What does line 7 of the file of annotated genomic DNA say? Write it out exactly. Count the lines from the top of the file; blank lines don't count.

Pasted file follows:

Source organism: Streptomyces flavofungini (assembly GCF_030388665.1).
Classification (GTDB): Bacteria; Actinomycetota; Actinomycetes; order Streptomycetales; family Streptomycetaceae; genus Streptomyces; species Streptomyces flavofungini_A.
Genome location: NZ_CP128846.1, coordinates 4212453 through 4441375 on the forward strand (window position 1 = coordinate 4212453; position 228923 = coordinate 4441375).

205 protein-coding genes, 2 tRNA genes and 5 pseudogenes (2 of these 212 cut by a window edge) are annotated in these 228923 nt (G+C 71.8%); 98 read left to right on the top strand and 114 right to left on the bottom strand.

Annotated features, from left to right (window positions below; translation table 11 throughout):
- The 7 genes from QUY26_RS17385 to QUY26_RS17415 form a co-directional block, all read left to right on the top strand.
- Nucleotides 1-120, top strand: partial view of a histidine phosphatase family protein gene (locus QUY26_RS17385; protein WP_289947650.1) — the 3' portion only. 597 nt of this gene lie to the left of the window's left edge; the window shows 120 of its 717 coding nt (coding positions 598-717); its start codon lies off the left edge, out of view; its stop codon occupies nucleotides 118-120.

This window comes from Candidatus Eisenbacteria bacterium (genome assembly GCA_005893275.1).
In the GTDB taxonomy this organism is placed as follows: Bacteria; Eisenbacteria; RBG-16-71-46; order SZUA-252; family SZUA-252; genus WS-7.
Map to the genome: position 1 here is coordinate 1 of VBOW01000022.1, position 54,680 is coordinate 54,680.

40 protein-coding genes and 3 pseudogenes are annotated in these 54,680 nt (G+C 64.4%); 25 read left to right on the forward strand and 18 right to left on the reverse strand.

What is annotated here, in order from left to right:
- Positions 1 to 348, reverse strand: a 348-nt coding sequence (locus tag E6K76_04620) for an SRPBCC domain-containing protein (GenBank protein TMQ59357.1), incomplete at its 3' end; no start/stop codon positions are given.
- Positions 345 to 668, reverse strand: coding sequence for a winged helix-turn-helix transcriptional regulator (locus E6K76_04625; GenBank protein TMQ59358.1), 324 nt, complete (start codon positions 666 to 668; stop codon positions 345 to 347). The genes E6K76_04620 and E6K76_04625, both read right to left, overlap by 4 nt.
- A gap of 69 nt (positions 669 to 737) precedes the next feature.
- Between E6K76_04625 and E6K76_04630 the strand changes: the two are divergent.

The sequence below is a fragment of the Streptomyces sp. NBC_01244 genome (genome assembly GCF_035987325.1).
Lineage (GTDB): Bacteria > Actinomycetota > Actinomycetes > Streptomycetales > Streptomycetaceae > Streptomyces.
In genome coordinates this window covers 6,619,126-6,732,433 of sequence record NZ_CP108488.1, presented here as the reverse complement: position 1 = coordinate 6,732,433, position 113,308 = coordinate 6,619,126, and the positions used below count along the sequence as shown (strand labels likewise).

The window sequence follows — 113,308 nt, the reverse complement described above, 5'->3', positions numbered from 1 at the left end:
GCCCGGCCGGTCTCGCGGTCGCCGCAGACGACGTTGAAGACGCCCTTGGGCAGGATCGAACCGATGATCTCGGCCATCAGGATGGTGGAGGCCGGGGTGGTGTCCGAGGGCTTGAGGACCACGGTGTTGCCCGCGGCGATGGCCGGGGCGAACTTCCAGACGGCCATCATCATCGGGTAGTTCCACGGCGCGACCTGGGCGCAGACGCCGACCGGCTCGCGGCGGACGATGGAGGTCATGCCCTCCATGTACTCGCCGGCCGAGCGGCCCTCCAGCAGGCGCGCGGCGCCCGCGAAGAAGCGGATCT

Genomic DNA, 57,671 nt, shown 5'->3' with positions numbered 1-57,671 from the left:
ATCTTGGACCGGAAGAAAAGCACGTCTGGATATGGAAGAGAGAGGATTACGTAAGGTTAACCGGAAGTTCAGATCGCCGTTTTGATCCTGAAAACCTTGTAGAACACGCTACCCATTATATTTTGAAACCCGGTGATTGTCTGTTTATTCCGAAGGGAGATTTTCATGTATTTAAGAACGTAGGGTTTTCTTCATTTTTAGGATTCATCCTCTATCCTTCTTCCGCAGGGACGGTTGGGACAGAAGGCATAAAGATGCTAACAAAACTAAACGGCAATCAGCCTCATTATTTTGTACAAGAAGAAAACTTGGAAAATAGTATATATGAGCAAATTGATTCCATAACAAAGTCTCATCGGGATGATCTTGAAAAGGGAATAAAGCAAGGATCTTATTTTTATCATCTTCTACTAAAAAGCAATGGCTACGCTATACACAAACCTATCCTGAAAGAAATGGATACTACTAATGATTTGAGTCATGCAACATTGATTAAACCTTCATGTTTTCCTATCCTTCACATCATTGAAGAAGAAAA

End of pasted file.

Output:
- Nucleotides 1-120, top strand: partial view of a histidine phosphatase family protein gene (locus QUY26_RS17385; protein WP_289947650.1) — the 3' portion only. 597 nt of this gene lie to the left of the window's left edge; the window shows 120 of its 717 coding nt (coding positions 598-717); its start codon lies off the left edge, out of view; its stop codon occupies nucleotides 118-120.